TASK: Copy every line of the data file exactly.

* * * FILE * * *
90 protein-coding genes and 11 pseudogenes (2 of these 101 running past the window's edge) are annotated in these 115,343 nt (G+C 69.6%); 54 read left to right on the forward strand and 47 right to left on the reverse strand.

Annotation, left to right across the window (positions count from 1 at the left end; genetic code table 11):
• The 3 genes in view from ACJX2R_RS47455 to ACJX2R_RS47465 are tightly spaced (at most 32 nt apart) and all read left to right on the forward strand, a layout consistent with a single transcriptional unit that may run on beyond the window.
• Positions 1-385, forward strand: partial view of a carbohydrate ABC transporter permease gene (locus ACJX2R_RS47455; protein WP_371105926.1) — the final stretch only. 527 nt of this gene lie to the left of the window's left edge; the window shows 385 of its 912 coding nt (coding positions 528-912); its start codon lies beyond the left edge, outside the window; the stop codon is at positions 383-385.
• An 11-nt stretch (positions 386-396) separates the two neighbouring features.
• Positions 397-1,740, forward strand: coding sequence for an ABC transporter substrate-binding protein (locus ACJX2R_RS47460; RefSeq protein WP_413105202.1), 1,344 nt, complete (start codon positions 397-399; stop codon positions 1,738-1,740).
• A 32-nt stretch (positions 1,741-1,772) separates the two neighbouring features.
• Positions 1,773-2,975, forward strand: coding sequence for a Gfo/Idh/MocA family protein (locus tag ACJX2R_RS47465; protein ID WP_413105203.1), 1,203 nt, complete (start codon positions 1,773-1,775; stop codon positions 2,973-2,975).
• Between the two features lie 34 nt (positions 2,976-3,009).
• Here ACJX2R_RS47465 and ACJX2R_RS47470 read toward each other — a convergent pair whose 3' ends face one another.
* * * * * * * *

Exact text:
90 protein-coding genes and 11 pseudogenes (2 of these 101 running past the window's edge) are annotated in these 115,343 nt (G+C 69.6%); 54 read left to right on the forward strand and 47 right to left on the reverse strand.

Annotation, left to right across the window (positions count from 1 at the left end; genetic code table 11):
• The 3 genes in view from ACJX2R_RS47455 to ACJX2R_RS47465 are tightly spaced (at most 32 nt apart) and all read left to right on the forward strand, a layout consistent with a single transcriptional unit that may run on beyond the window.
• Positions 1-385, forward strand: partial view of a carbohydrate ABC transporter permease gene (locus ACJX2R_RS47455; protein WP_371105926.1) — the final stretch only. 527 nt of this gene lie to the left of the window's left edge; the window shows 385 of its 912 coding nt (coding positions 528-912); its start codon lies beyond the left edge, outside the window; the stop codon is at positions 383-385.
• An 11-nt stretch (positions 386-396) separates the two neighbouring features.
• Positions 397-1,740, forward strand: coding sequence for an ABC transporter substrate-binding protein (locus ACJX2R_RS47460; RefSeq protein WP_413105202.1), 1,344 nt, complete (start codon positions 397-399; stop codon positions 1,738-1,740).
• A 32-nt stretch (positions 1,741-1,772) separates the two neighbouring features.
• Positions 1,773-2,975, forward strand: coding sequence for a Gfo/Idh/MocA family protein (locus tag ACJX2R_RS47465; protein ID WP_413105203.1), 1,203 nt, complete (start codon positions 1,773-1,775; stop codon positions 2,973-2,975).
• Between the two features lie 34 nt (positions 2,976-3,009).
• Here ACJX2R_RS47465 and ACJX2R_RS47470 read toward each other — a convergent pair whose 3' ends face one another.